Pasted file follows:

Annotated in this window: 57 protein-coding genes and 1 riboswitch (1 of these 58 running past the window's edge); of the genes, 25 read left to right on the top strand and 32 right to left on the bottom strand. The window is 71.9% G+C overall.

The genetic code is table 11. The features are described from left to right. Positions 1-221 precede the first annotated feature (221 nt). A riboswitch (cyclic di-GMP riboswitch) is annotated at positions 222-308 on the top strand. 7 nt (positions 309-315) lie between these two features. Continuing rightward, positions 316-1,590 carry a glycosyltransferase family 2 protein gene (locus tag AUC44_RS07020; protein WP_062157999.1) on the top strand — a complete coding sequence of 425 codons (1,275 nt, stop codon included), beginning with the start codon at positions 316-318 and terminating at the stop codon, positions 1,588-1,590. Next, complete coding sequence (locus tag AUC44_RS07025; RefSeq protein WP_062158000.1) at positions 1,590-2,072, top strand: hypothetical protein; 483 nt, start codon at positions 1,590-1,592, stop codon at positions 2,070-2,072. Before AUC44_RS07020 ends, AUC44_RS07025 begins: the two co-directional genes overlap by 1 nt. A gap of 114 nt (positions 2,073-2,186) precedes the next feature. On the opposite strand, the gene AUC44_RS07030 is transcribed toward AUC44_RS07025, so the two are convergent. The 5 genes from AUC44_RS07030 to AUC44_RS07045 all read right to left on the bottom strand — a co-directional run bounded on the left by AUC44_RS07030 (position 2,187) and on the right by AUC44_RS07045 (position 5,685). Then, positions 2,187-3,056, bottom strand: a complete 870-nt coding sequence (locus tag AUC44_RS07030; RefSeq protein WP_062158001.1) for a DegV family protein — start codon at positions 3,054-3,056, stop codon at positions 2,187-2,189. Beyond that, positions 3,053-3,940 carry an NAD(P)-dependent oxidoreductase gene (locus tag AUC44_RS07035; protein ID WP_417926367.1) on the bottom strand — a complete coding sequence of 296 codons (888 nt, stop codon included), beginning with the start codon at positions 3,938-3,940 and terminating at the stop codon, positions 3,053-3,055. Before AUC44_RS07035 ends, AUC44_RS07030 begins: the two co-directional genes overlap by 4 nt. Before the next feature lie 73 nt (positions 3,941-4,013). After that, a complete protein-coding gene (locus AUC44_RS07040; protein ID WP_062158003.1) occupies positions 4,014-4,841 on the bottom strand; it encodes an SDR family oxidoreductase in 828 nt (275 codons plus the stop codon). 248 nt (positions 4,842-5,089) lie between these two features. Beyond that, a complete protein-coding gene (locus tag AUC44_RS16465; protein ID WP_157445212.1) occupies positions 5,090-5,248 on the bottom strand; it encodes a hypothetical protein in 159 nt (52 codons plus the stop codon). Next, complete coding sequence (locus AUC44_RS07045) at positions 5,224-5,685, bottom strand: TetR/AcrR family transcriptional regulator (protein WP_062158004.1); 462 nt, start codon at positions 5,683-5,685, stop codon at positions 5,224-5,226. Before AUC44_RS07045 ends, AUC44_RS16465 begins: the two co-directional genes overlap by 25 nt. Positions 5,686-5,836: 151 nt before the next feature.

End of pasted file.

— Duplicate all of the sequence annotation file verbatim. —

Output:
Annotated in this window: 57 protein-coding genes and 1 riboswitch (1 of these 58 running past the window's edge); of the genes, 25 read left to right on the top strand and 32 right to left on the bottom strand. The window is 71.9% G+C overall.

The genetic code is table 11. The features are described from left to right. Positions 1-221 precede the first annotated feature (221 nt). A riboswitch (cyclic di-GMP riboswitch) is annotated at positions 222-308 on the top strand. 7 nt (positions 309-315) lie between these two features. Continuing rightward, positions 316-1,590 carry a glycosyltransferase family 2 protein gene (locus tag AUC44_RS07020; protein WP_062157999.1) on the top strand — a complete coding sequence of 425 codons (1,275 nt, stop codon included), beginning with the start codon at positions 316-318 and terminating at the stop codon, positions 1,588-1,590. Next, complete coding sequence (locus tag AUC44_RS07025; RefSeq protein WP_062158000.1) at positions 1,590-2,072, top strand: hypothetical protein; 483 nt, start codon at positions 1,590-1,592, stop codon at positions 2,070-2,072. Before AUC44_RS07020 ends, AUC44_RS07025 begins: the two co-directional genes overlap by 1 nt. A gap of 114 nt (positions 2,073-2,186) precedes the next feature. On the opposite strand, the gene AUC44_RS07030 is transcribed toward AUC44_RS07025, so the two are convergent. The 5 genes from AUC44_RS07030 to AUC44_RS07045 all read right to left on the bottom strand — a co-directional run bounded on the left by AUC44_RS07030 (position 2,187) and on the right by AUC44_RS07045 (position 5,685). Then, positions 2,187-3,056, bottom strand: a complete 870-nt coding sequence (locus tag AUC44_RS07030; RefSeq protein WP_062158001.1) for a DegV family protein — start codon at positions 3,054-3,056, stop codon at positions 2,187-2,189. Beyond that, positions 3,053-3,940 carry an NAD(P)-dependent oxidoreductase gene (locus tag AUC44_RS07035; protein ID WP_417926367.1) on the bottom strand — a complete coding sequence of 296 codons (888 nt, stop codon included), beginning with the start codon at positions 3,938-3,940 and terminating at the stop codon, positions 3,053-3,055. Before AUC44_RS07035 ends, AUC44_RS07030 begins: the two co-directional genes overlap by 4 nt. Before the next feature lie 73 nt (positions 3,941-4,013). After that, a complete protein-coding gene (locus AUC44_RS07040; protein ID WP_062158003.1) occupies positions 4,014-4,841 on the bottom strand; it encodes an SDR family oxidoreductase in 828 nt (275 codons plus the stop codon). 248 nt (positions 4,842-5,089) lie between these two features. Beyond that, a complete protein-coding gene (locus tag AUC44_RS16465; protein ID WP_157445212.1) occupies positions 5,090-5,248 on the bottom strand; it encodes a hypothetical protein in 159 nt (52 codons plus the stop codon). Next, complete coding sequence (locus AUC44_RS07045) at positions 5,224-5,685, bottom strand: TetR/AcrR family transcriptional regulator (protein WP_062158004.1); 462 nt, start codon at positions 5,683-5,685, stop codon at positions 5,224-5,226. Before AUC44_RS07045 ends, AUC44_RS16465 begins: the two co-directional genes overlap by 25 nt. Positions 5,686-5,836: 151 nt before the next feature.